Couldn’t turn the heat down in my room — or up on the hotel

By | August 28th, 2016

It sounds like a bad joke.

Guy calls the front desk and says his air conditioner isn’t working. Engineer shows up and says, “Yep, your air conditioner isn’t working,” and walks out.

Except it wasn’t a joke for Lee David Hanson when he stayed at the Leipzig Westin Hotel.

(It’s OK, you can do that joke in a German accent. I know you want to.)

The Westin followed all the steps to resolving the problem — at least the first step. It acknowledged the problem. After that, not so much. And when that happens, there’s not so much you can do, except maybe to write a story about it.

Hanson was in Germany to attend the four-opera Ring Cycle in Leipzig. “That is when the difficulties started,” he explains.

The weather in Leipzig was unseasonably warm, and he’d made sure that he and his companion found a room that had air conditioning. The Leipzig Westin advertises air conditioned rooms.

“The hotel room was ungodly hot and made sleep impossible,” he explains. “After coming into the room on the first day we found the air conditioning did not work. I immediately went down to the desk and asked that the air conditioning be fixed.”

A hotel representative assured Hanson that the air conditioner would be fixed. It wasn’t.

“After the opera we got back to the hotel about midnight to find the room hotter than ever because the cleaning staff left the curtains open and the sun had heated up the room to a nearly unbearable level. I called the desk and asked for another room so we could sleep because we had another five-hour opera coming up. I was told nothing was available,” he says.

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That night, he could hardly sleep. In the morning, Hanson asked a front-desk employee to help him again.

“A man in blue coveralls came up to the room,” he remembers. “He fiddled around and said the air conditioning did not work.”

Eventually, the hotel offered him a different room. But it didn’t have a working air conditioner, either. The hotel provided a fan, but that didn’t help.

“By the way,” he adds. “The fridge did not work, the hair dryer was broken and [the room had] no coffee-making facilities.” But these three items became unimportant compared to the temperature in the room.

Hanson believes the 440 euro cost of the rooms should be refunded in full. He also wants 150,000 points be deposited in his loyalty account.

“That way, some trust can be restored and I can try out other Westin hotels,” he says. “This will be a satisfactory resolution.”


That’s a tall order, but our advocacy team thought he should get more than an acknowledgment that his AC didn’t work and a half-hearted effort to cool down his room with a fan. Time to hand the mike over to Westin.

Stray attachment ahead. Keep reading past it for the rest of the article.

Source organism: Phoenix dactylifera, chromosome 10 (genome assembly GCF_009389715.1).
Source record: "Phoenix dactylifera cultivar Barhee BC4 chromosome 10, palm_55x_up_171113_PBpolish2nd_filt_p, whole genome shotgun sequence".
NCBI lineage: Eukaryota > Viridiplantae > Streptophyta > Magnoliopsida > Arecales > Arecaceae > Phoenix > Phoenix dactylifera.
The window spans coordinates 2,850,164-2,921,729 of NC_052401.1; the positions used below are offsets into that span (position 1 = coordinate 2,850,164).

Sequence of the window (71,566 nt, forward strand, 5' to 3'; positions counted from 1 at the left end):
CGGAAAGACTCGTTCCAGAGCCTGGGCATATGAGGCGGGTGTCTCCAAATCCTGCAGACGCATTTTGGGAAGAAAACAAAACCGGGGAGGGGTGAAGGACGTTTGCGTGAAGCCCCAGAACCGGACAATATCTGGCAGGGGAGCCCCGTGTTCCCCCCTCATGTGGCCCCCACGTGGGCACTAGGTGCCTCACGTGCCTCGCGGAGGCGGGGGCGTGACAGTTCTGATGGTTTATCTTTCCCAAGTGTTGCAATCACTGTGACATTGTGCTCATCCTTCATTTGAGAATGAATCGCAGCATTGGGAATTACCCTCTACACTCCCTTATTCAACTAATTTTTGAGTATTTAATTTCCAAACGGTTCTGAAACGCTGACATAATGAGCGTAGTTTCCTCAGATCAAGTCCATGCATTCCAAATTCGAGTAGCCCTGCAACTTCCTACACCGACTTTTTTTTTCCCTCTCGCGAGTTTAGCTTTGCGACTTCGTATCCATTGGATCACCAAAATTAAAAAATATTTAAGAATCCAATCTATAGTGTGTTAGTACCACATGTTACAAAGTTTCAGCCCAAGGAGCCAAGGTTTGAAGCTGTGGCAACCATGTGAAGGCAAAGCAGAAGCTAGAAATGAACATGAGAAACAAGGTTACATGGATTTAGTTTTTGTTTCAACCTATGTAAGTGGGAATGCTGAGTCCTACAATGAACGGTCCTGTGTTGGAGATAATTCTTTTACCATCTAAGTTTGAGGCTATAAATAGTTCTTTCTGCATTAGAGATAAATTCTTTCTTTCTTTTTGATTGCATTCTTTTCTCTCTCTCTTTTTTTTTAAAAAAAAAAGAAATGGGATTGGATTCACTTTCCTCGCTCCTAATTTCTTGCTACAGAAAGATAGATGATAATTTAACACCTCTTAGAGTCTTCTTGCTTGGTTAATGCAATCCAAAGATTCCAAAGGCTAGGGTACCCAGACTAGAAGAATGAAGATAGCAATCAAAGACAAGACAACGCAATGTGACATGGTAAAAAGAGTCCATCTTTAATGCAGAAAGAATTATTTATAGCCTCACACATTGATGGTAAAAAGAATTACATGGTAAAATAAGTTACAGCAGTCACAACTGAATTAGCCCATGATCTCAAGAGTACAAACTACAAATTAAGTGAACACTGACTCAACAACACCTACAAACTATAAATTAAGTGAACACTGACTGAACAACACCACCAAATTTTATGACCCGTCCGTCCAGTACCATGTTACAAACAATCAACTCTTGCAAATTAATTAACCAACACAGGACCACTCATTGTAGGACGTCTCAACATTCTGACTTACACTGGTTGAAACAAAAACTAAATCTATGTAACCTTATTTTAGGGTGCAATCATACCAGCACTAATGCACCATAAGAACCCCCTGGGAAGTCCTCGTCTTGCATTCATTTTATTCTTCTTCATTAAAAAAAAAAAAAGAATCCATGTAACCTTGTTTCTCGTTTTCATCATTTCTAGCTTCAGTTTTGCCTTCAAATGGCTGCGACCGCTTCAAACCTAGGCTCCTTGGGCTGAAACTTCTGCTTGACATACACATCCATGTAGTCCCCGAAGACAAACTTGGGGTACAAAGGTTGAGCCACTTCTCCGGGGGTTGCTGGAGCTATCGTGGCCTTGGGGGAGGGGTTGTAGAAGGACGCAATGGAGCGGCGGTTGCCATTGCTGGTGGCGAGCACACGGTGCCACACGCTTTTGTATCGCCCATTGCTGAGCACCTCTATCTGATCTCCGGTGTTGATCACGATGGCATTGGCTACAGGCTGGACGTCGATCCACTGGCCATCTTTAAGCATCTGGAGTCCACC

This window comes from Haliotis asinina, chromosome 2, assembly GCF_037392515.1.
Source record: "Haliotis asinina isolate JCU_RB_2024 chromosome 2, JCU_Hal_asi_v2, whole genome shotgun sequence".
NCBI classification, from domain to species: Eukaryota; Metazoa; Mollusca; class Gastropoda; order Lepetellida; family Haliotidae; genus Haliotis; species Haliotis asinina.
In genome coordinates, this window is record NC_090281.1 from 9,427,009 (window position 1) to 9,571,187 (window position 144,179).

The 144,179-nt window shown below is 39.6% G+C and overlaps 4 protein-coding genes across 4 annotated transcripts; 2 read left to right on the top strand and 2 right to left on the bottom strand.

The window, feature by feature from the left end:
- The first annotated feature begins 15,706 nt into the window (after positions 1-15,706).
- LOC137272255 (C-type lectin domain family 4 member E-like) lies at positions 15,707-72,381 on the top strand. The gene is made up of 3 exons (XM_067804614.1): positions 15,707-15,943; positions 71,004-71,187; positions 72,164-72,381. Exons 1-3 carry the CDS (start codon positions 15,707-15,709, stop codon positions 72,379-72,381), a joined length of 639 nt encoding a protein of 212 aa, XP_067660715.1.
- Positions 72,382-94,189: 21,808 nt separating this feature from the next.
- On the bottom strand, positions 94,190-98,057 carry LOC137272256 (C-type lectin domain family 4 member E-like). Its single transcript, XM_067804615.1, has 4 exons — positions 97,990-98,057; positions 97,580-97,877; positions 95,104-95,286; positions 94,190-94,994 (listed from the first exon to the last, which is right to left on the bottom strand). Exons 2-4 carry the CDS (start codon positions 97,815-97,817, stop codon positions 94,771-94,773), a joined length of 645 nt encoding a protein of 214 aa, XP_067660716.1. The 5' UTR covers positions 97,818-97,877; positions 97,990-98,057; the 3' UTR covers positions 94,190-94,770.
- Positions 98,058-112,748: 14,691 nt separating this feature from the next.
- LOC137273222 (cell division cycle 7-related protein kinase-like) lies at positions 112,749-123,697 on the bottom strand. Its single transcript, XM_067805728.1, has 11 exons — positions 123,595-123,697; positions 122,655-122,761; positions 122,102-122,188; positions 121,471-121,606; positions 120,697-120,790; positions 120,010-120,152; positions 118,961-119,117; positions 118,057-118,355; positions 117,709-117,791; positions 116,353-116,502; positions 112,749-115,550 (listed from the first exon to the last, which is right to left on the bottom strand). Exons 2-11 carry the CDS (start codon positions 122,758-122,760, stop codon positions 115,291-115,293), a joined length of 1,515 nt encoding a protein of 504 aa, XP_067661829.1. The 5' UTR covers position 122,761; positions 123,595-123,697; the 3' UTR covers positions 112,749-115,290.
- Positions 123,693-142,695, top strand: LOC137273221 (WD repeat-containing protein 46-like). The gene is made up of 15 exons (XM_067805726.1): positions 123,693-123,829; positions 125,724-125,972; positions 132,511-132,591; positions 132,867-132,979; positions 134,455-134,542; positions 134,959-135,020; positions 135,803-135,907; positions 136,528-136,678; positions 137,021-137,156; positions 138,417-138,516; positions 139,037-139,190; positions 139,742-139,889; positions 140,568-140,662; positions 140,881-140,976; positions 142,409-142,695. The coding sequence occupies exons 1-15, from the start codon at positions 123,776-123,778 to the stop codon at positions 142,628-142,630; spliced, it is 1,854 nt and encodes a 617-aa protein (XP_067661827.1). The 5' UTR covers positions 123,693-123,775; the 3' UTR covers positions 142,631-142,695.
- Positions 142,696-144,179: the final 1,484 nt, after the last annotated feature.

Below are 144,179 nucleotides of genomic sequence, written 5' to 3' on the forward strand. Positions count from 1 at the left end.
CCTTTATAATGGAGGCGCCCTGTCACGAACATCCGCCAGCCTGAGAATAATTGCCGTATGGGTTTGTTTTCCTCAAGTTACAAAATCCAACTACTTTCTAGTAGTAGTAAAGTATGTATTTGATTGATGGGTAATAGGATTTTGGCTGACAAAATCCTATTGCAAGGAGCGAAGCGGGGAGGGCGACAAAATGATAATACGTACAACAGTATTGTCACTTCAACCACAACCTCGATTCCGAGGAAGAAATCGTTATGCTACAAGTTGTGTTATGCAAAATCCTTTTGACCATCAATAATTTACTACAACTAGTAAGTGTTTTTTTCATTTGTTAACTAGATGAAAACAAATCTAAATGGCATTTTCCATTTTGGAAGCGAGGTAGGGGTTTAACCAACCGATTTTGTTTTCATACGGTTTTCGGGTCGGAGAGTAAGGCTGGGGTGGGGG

Here’s how it responded to his initial request:

I would like to thank you for your stay and your constructive feedback and of course for having taken the time to share your opinion with us.

We appreciate it a lot, as it is the perfect chance to really listen to our guests needs and to constantly improve our service.

Really sorry for the technique problems in your room with the temperature. Upon arrival our colleagues show you some alternative rooms in different floors. That is what we can do, but sorry for the troubles.

We check our air condition again – normally it works.

We do hope that you will give us another chance to show you our professionalism on any upcoming visit to Leipzig.

Please feel free to contact me directly, so that I can take personal care.

That wasn’t the answer he expected, so he appealed to Westin corporate. Here’s how it responded:

The recovery was offered on behalf of the hotel to extend an apology based on the experiences you encountered at our property and do not pertain to other travel costs you have endured.

The 14,000 Starpoints offered would cover 2 free nights at this hotel or any other Starwood hotel of the same category.

Although we appreciate your sentiments and your request for 150,000 Starpoints in addition to a full refund of €440.40, we cannot agree that [your] stay was without worth or value and do not feel that further gestures of goodwill are warranted.

The hotel offered alternative rooms in order to resolve the situation. It is unfortunate that your stay with us has not been to your expectations. However, I hope that your future experiences are more positive and that going forth we may regain your faith in our services.

Hanson isn’t happy with a 14,000-point apology. And I’m personally offended that Westin used the word “free” in its letter. That implies its apology has no value.

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Hanson asked us to advocate for more. Our advocacy team thought Westin might want to review his complaint one more time, but it declined to do so.

That raises the same question we ponder almost every day on this site: How bad does it have to get before you refund the money? Is there a temperature threshold, and if so, what is it? Is it above 90 degrees? 100 degrees? What other combination of amenities must break down before the hotel agrees that it didn’t live up to its published promises?

Did Westin offer Lee David Hanson enough compensation?

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